*Limited signed copies available while stocks last* €14.95, Martello Publishing, 2021 Paperback, 208 pages. A Little History of the Future of Dublin is the work of Ireland’s most respected commentator on the urban landscape. In the book, Frank McDonald explores visions of the city, from the work of the Duke of Ormonde to Abercrombie's Dublin of the Future, through the excesses of the Celtic Tiger, to the decisions taken in the aftermath of the property crash. The book finishes with a plan for how the city could once again become one of the great small capitals of Europe.
€31.65, Manchester University Press, 2021 Paperback, 272 pages. Painting Dublin, 1886-1949 examines the depiction of Dublin by artists from the late-nineteenth to the mid-twentieth century. Artists' representations of the city have long been markers of civic pride and identity, yet in Ireland such artworks have been overlooked in favour of the rural and pastoral. Framed by the shift from city of empire to capital of an independent republic, this book examines artworks by Walter Osborne, Rose Barton, Jack B. Yeats, Harry Kernoff, Estella Solomons and Flora Mitchell, encompassing a variety of urban views and artistic themes. While Dublin is already renowned for its representation in literature, this book will demonstrate the many attractions it held for Ireland's artists, offering a vivid visualisation of the city's streets and inhabitants at a crucial time in its history.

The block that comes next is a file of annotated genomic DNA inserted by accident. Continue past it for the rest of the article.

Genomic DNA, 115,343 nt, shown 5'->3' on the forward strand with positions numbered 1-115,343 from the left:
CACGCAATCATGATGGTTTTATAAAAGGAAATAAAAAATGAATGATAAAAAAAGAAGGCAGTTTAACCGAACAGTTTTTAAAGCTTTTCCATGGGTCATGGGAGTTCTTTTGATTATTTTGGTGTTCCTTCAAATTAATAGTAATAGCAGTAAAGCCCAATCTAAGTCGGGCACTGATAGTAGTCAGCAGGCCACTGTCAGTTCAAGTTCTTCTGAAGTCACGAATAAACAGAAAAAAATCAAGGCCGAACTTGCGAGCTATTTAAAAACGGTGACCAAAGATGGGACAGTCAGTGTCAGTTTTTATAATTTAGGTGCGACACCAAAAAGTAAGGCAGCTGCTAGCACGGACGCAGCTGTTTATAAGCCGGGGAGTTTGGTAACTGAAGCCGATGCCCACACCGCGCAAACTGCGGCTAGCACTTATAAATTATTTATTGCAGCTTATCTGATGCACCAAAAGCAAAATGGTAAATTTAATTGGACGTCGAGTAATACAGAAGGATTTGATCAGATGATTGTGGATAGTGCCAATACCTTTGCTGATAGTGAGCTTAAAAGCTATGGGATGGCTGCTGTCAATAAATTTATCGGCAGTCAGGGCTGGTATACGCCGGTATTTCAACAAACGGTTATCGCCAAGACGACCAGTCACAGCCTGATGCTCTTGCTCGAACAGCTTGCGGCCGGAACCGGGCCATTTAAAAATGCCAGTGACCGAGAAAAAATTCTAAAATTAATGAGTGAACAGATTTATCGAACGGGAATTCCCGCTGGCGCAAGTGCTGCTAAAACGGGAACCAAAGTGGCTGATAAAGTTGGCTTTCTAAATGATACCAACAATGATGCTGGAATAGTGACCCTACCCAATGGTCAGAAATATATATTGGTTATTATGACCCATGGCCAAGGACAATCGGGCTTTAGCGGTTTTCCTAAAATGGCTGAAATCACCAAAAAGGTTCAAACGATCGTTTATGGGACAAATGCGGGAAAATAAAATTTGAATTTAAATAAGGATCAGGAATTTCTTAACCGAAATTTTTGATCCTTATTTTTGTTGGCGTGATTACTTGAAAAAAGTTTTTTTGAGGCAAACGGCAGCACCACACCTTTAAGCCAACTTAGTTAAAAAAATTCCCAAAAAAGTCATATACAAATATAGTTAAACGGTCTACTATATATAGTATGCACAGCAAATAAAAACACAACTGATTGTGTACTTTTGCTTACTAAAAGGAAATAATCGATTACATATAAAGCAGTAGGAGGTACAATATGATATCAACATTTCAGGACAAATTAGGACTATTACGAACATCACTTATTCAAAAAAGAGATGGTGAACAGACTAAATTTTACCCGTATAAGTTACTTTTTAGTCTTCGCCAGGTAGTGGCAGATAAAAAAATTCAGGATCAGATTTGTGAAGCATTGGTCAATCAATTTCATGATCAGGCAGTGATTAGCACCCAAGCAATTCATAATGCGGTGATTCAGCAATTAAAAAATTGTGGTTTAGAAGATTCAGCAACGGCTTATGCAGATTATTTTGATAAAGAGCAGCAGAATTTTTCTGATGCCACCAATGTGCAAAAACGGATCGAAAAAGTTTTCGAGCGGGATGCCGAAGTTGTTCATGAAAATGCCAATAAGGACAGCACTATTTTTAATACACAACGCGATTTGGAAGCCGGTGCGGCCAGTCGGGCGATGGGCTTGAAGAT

€55.00, Four Courts Press, 2021 Hardback, 404 pages. This book contains a history of the early buildings of Trinity College, from the Elizabethan Quadrangle up to the residential ranges of the early eighteenth century. Among all those red-brick buildings only the Rubrics remains, albeit much altered, to suggest what Trinity College looked like before the 1750s, when replacement of the early buildings began. Why and when were new buildings added to the College, beyond the original Quadrangle? How were they funded? Who designed them? Where were materials sourced? What can be said about the architecture of the buildings, all of which, apart from the Rubrics, were pulled down in the eighteenth and nineteenth centuries? Who managed their construction on the College’s behalf, and who carried out the building work? How were essential services provided? The book answers all of these questions, and en route it explores an almost forgotten event, the disastrous fire of February 1726/7, in which at least one house in Library Square was destroyed and several more were damaged. The second part of the book explores the community of residents of the early buildings up to the end of the nineteenth century when the range known as ‘Rotten Row’ was pulled down, leaving the Rubrics as the only representative of the early College. Where did Trinity’s students come from: geographically, socially, and denominationally? What were residential conditions like? What is known about College servants? Who lived in the old College buildings? Some famous names appear – for example the colonial governor of Connecticut John Winthrop, Oliver Goldsmith, the United Irishman Henry Sheares, Douglas Hyde – along with others who are less well-known but whose stories are nonetheless remarkable. The book ends with a memoir of the Rubrics in recent times.